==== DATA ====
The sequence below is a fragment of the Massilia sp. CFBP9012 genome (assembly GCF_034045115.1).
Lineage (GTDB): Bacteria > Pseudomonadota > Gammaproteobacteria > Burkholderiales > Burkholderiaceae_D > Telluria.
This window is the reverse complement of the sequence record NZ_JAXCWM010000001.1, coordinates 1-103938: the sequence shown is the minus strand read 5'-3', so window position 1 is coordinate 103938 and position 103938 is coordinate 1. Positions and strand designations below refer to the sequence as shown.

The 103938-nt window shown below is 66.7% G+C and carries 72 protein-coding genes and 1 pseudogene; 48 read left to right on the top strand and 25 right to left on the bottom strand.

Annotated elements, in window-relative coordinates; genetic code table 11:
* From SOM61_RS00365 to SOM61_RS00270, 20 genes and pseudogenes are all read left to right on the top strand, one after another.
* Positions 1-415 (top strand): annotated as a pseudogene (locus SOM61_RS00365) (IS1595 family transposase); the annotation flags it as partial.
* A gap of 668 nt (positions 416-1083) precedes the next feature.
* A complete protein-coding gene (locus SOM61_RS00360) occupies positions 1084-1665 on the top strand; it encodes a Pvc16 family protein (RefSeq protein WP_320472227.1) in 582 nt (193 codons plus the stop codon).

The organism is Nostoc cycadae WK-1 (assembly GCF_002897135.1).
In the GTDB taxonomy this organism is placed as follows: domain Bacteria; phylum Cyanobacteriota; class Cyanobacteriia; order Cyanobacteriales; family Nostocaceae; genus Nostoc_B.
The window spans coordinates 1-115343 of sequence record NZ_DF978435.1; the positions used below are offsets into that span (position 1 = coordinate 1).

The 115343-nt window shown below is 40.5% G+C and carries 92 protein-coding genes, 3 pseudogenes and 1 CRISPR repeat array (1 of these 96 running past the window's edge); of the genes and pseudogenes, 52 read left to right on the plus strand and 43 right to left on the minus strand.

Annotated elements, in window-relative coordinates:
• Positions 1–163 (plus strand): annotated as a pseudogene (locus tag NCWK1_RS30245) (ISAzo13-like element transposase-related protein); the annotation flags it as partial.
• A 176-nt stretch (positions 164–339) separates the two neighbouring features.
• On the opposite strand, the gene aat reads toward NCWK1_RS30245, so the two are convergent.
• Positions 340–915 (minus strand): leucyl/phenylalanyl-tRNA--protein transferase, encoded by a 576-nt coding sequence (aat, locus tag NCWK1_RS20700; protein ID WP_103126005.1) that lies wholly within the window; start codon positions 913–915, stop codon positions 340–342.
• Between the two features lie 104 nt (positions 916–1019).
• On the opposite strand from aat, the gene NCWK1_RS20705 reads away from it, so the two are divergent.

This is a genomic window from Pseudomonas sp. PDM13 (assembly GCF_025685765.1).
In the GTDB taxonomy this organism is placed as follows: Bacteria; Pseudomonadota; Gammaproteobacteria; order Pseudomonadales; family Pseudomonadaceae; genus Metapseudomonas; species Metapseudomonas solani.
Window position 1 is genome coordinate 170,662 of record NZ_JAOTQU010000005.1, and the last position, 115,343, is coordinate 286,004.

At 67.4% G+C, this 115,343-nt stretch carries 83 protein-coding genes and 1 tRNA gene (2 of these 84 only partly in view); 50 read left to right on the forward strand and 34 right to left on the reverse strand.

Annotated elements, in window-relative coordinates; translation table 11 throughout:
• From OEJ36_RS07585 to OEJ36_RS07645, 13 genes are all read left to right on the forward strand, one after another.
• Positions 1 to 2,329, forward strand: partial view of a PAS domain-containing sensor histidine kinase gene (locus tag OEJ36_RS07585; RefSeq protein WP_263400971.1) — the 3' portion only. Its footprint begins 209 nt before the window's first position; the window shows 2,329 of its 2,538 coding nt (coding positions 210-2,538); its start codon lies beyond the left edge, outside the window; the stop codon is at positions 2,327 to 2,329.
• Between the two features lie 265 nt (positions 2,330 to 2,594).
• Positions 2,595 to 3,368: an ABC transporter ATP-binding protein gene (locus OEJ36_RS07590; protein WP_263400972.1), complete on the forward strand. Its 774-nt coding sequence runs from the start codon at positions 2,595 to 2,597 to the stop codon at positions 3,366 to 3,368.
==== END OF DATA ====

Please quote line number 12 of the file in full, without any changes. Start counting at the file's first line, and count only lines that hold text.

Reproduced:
The window spans coordinates 1-115343 of sequence record NZ_DF978435.1; the positions used below are offsets into that span (position 1 = coordinate 1).